America’s retail landscape isn’t what it used to be. Thanks in large part to the popularity of online shopping, bricks-and-mortar stores are fading fast. Once-great names like Sears and J.C. Penney are on the ropes. Malls have been hollowed out or abandoned altogether. Many Main Streets across Middle America are strips of boarded-up storefronts.
The statistics are grim, but all is not lost. Not every town’s shopping landscape looks like the set of a dystopian video game. If you still long for the good old days when you could touch and feel something before handing over your credit card, here are seven cities that have managed to preserve their shopping bona fides and are worth considering as you plan your next vacation or weekend getaway.
Outfitter L.L. Bean put this coastal town north of Portland on the map more than 100 years ago, and continues to dominate the shopping landscape. The flagship store is open 24 hours a day, 365 days a year, and is surrounded by outlet shops of all stripes and sizes — from Coach leather to J. Crew to Orvis — that attract some 3 million visitors a year to one of New England’s most popular shopping meccas
Santa Fe, N.M.
For obvious reasons, Santa Fe is a hotbed of all-things-Southwest — bolo ties, turquoise jewelry and anything related to Native American artistry. But it’s also much, much more. Canyon Road is packed with art galleries of all kinds, the area’s flea markets are full of one-of-a-kind finds, and the up-and-coming Railyard District has no shortage of eclectic boutiques and unusual gift and curio shops.
Charleston pops up on many best-of-USA lists, and for good reason. Temperatures are mild in the nonsummer months, there are world-class restaurants and the compact historic center remains eminently walkable. Downtown shopping centers around King Street, the south end of which is chock-a-block with high-end antique shops and the middle and upper reaches of which are full of eclectic, independent retailers and buzzy restaurants and bars.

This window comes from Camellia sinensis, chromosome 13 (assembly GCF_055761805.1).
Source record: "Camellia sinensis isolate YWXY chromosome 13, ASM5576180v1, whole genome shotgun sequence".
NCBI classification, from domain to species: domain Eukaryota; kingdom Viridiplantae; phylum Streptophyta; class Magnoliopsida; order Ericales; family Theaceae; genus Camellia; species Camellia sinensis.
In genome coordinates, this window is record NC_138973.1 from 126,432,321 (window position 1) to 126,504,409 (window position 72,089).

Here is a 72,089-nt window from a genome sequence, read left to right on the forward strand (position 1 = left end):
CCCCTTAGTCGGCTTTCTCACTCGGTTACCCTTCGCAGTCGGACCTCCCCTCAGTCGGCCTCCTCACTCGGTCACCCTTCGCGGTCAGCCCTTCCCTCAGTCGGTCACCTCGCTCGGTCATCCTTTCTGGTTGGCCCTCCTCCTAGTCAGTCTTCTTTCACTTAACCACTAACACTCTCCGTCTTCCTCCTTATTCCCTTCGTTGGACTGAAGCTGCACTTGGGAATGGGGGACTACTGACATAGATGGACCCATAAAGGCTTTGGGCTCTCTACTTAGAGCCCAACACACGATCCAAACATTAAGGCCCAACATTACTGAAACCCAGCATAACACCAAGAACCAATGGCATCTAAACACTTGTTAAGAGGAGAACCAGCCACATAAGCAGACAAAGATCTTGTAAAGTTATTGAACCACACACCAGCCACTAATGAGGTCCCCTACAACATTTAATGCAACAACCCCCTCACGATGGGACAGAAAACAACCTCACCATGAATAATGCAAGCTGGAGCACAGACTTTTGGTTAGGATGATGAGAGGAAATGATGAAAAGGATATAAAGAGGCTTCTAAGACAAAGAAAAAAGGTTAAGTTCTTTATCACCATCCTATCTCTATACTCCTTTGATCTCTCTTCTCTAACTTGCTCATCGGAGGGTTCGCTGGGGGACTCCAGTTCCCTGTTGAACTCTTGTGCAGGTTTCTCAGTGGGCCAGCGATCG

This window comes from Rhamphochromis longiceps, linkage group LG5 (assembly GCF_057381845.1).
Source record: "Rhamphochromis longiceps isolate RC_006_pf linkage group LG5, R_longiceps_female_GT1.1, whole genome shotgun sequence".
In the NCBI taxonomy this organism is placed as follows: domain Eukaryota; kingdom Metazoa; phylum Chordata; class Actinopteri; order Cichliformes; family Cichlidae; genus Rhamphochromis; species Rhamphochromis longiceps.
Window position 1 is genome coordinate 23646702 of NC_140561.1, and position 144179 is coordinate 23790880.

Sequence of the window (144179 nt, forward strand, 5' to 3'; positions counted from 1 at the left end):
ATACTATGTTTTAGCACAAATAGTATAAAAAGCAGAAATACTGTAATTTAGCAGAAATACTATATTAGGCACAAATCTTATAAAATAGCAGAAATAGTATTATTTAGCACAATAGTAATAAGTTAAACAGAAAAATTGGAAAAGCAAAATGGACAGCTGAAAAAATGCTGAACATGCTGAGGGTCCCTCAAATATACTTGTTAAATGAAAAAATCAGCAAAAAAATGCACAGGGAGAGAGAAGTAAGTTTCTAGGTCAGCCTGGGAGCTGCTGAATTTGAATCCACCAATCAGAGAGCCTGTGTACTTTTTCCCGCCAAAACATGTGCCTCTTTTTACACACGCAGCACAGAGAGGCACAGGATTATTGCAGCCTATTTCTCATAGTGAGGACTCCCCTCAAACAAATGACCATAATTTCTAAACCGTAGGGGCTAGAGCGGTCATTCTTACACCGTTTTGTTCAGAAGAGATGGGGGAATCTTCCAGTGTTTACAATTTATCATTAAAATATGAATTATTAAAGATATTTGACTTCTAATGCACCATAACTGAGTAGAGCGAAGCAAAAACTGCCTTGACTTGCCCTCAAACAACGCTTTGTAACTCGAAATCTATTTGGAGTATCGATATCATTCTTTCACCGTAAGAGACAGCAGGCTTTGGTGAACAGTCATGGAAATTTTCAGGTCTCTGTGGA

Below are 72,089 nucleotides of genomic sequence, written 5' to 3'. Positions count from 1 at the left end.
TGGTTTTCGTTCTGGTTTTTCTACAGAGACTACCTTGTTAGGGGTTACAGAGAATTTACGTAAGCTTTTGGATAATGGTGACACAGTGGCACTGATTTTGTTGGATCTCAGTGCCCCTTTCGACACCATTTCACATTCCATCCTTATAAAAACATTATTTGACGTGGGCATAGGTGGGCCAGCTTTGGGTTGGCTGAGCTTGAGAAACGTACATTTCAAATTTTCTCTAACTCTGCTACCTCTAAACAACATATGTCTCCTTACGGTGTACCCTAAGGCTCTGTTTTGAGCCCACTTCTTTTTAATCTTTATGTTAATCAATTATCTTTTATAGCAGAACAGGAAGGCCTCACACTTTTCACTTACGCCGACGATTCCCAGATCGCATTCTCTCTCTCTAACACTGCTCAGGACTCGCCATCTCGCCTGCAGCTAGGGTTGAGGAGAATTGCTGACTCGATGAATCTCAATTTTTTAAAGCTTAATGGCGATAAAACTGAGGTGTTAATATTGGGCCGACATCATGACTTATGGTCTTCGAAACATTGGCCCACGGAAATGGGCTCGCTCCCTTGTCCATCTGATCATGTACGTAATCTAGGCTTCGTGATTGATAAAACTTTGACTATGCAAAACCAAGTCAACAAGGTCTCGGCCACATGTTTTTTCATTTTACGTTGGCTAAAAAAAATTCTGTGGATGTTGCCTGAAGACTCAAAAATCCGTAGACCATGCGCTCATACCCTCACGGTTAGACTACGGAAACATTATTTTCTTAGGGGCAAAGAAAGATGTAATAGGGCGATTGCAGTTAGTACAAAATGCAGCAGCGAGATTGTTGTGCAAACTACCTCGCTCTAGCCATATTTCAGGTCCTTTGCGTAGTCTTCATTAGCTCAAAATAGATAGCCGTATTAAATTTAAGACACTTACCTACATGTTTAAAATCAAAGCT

Music City’s rise in popularity as a tourist destination has brought with it a wealth of shopping opportunities for the hordes of weekend visitors. Among the bars and music venues on Lower Broadway, known as Honky Tonk Highway, are scores of music- and country-related curio shops, including the famous Acme Feed and Seed. In nearby Marathon Village, a block of century-old automotive warehouses has been converted to an eclectic shopping district, and the up-and-coming Gulch neighborhood is the setting for microbreweries and boutique distilleries, retro clothing and memorabilia shops, and the legendary Lucchese bootmakers.
The bohemian vibe of this Midwest college town means its streets are not littered with the usual array of chain stores. Instead, head to Madison in search of the unusual. The pedestrianized State Street area downtown has an eclectic collection of shops, and Monroe Street features scores of shops specializing in knickknacks from around the world. And, this being Wisconsin, there is no shortage of cheese shops.
Santa Cruz, Calif.
Another hot spot for eclectic finds, this coastal city south of San Francisco is the birthplace of the venerated beachwear brand O’Neill. Everything from bikinis and board shorts to surfboards and wet suits are offered at its store on the boardwalk downtown. Beyond the boardwalk, visitors will find independent bookstores, home-furnishings stores with a cool, West Coast vibe, and boutiques full of small, local labels you won’t find anywhere else.
If antiques are your thing, make a beeline for Pennsylvania’s Dutch country. Billing itself as “Antiques Capital USA,” Adamstown (pop. 1,789) claims to host more than 5,000 dealers in shops, malls and flea markets in the town and surrounding areas of Lancaster County. Places to start include Stoudts Black Angus Antiques Mall, where they also brew beer, and the Mad Hatter Antique Mall, with more than 100 booths full of furniture, collectibles and vintage jewelry. During its thrice-yearly Extravaganzas, even more dealers cram into the seven-mile stretch of Route 272.